Estonia has ended its first one-month term of holding the UN Security Council (UNSC) rotating presidency, and on Monday handed over the role to permanent UNSC member France.
Foreign minister Urmas Reinsalu said the stint had been a successful one.
"The month of May put Estonia's foreign service at the heart of crisis diplomacy during one of the greatest global crises – we handled this challenge well," Reinsalu said, according to a foreign ministry press release.
"Despite the complicated circumstances and novel working conditions, we attracted widespread attention and managed to bring together an unprecedented number of countries on issues important to us," he added.
Estonia made its mark digitally, Reinsalu said, with two major events on May 8, where European security was on the table, and on May 22, where the council took a look at cyber-stability.
"We demonstrated that the video diplomacy during a crisis period still makes it possible to bring together a large number of UN member states, and thanks to smart solutions, the voice of smaller nations can be heard by many. The event on May 8 was the largest high-level event of UN member states since the start of the coronavirus crisis, bringing together nearly 50 foreign ministers and almost 80 UN member states. On 22 May, 60 states discussed issues of cyber-stability as a separate topic, for the first time in UNSC history," Reinsalu said.
Estonia took its role and responsibilities seriously, the foreign ministry says, pointing President Kersti Kaljulaid's stress on the protection of civilians at a high-level UNSC meeting and Prime Minister Jüri Ratas (Center) opening the meeting on cybersecurity as evidence of that.
Estonia's Permanent Representative to the UN Sven Jürgenson added that many colleagues have commented on Estonia's smoothly-run presidency.
"Throughout an unusual time, we represented a voice on the UNSC which was innovative and strived to include as many countries as possible. Our special events have already been cited as examples at various meetings and it is clear that this presidency will be remembered," Jürgenson said.
Urmas Reinsalu also praised the work of diplomats on the ground, during the unusual situation.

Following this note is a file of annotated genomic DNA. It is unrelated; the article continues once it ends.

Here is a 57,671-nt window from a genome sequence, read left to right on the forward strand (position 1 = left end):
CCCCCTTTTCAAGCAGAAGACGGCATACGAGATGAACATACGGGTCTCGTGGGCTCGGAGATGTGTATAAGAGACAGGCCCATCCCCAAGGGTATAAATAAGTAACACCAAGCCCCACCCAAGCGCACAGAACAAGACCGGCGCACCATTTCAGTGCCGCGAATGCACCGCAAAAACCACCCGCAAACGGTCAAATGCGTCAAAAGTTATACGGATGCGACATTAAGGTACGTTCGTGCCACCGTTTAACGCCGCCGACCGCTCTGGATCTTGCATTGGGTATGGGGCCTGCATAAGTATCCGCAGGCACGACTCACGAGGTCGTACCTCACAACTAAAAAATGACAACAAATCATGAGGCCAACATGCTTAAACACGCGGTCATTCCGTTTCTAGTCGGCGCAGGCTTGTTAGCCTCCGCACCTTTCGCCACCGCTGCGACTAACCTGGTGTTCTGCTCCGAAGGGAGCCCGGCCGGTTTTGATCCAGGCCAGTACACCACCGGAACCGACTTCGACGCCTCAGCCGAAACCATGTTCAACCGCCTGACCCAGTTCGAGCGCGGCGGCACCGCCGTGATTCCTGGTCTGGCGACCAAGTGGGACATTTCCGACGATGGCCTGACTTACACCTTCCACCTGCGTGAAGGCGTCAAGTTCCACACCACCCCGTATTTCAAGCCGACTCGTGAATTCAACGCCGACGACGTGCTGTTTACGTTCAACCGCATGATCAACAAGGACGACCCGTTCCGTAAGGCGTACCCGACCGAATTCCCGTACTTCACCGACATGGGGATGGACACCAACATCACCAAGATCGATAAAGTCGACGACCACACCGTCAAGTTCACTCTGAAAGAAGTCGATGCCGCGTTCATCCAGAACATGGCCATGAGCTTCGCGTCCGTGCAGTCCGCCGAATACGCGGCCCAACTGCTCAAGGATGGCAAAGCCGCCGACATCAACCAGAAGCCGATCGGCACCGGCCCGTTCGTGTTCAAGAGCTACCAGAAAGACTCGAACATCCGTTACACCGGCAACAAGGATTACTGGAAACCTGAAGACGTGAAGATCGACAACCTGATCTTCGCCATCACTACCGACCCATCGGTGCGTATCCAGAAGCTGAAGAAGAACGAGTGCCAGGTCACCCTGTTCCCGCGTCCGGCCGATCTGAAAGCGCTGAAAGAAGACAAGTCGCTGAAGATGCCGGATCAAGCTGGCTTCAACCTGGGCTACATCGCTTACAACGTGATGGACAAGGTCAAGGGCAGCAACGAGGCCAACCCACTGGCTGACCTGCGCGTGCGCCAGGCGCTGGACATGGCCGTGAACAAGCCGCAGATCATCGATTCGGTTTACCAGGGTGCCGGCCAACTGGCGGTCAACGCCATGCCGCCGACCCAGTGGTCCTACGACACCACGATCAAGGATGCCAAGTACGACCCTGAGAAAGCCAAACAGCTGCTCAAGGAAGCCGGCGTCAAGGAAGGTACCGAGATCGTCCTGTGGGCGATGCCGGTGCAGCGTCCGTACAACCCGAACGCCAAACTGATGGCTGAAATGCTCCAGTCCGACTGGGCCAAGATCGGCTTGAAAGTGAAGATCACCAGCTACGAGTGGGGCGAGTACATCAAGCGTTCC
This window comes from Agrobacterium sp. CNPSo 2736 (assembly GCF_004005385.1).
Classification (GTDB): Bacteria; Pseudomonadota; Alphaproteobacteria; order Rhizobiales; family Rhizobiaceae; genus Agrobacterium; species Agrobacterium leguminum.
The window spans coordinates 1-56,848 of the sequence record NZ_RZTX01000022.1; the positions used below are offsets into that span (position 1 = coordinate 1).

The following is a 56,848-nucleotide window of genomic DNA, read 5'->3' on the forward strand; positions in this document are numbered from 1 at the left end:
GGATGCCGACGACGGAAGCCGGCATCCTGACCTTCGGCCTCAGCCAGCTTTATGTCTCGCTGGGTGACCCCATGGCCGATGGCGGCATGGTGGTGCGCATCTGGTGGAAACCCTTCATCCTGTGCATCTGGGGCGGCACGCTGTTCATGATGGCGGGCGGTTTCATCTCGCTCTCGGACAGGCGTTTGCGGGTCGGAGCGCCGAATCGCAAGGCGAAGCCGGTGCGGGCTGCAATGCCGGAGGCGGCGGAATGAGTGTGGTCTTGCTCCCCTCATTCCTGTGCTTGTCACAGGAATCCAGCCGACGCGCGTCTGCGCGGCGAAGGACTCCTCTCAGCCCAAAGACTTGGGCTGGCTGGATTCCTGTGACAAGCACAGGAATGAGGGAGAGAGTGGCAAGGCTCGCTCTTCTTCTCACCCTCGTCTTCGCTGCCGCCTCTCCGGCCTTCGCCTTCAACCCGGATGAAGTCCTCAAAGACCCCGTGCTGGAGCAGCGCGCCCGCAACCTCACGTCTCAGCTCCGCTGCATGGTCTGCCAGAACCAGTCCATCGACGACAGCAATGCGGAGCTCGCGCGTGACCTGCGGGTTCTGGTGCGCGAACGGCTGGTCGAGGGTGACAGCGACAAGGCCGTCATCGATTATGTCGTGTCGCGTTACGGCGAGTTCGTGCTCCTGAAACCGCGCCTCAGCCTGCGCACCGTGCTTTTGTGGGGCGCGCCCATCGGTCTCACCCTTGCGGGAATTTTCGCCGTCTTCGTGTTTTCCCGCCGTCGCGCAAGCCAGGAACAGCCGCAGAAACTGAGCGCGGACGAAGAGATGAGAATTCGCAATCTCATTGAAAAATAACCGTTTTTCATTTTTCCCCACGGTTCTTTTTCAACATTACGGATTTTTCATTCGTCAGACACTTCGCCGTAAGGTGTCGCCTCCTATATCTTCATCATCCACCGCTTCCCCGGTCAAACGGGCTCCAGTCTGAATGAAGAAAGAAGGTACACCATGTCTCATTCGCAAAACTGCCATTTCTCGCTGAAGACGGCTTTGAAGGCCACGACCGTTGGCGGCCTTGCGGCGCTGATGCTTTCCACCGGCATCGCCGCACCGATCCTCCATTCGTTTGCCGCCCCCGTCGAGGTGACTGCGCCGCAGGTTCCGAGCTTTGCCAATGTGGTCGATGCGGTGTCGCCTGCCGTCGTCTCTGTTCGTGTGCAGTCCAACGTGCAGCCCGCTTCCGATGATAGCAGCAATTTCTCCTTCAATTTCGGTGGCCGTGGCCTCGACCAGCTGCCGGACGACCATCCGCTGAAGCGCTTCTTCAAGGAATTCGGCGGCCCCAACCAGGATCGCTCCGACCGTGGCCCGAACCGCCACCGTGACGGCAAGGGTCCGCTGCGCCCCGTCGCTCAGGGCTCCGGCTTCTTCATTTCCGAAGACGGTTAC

"Our capable diplomats in New York deserve particular praise, as they prepared for and led discussions on Libya, Syria, Venezuela and other regions, literally from their living rooms. The pandemic-ravaged New York, and the resulting teleworking arrangements, forced them and their families to face unexpectedly complicated working conditions."
Other important discussions led by Estonia through May looked at the council's working methods, the protection of civilians in conflict zones, the use of chemical weapons in Syria, and the cooperation of the EU and UN.
All discussions were also noteworthy in their level of expert participants, the foreign ministry says.
Academics from the top universities worldwide, as well as the Nobel Peace Prize laureate and former President of Liberia Ellen Johnson Sirleaf, the Director General of the Organisation for the Prohibition of Chemical Weapons Fernando Arias, and the European Union's High Representative Josep Borrell, all briefed the UNSC through May, at Estonia's invitation.
Estonia also kept the impact of COVID-19 on security in focus through May. It is still crucial to put pressure on parties to implement ceasefires, the Estonian foreign ministry says, with the UNSC playing a key role here.
However, this was one fly in the ointment insofar as making progress goes, the ministry said.
"Regrettably, the UNSC has still not come to an agreement on a resolution, which would provide support to the call made by the Secretary-General. We made efforts ourselves to spur on negotiations but these were not successful. As we promised, we consistently kept the council focused on the impact of the pandemic; on May 27 we organised a meeting between the UNSC and the UN Secretary-General [António Guterres ], on implementing the ceasefire," Reinsalu said.
The current presidency period has been named European Spring in New York, with Estonia (May), France (June) and non-permanent member Germany (July) holding the presidency consecutively.
Estonia, which was elected a non-permanent UNSC member last June and took up its two-year post in January next holds the presidency in 2021, though the month is not known yet.
The foreign ministry has more about Estonia's activities during May's presidency here.
Editor: Andrew Whyte